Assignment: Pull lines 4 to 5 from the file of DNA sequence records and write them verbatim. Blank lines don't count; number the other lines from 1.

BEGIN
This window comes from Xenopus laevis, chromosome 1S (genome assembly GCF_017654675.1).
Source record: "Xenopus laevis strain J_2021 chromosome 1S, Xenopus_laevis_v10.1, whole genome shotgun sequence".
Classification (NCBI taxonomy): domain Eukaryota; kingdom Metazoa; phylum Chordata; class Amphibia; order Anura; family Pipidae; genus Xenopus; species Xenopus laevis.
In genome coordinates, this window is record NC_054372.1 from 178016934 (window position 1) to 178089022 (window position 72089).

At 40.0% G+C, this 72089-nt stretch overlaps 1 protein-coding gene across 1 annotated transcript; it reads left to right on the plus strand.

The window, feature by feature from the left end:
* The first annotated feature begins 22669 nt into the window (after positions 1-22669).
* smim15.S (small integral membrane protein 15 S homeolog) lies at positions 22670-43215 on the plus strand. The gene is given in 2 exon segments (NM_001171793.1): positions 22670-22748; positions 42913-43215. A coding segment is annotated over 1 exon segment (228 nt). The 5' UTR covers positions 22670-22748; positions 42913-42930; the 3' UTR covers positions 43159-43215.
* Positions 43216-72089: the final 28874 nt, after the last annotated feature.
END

In genome coordinates, this window is record NC_054372.1 from 178016934 (window position 1) to 178089022 (window position 72089).

At 40.0% G+C, this 72089-nt stretch overlaps 1 protein-coding gene across 1 annotated transcript; it reads left to right on the plus strand.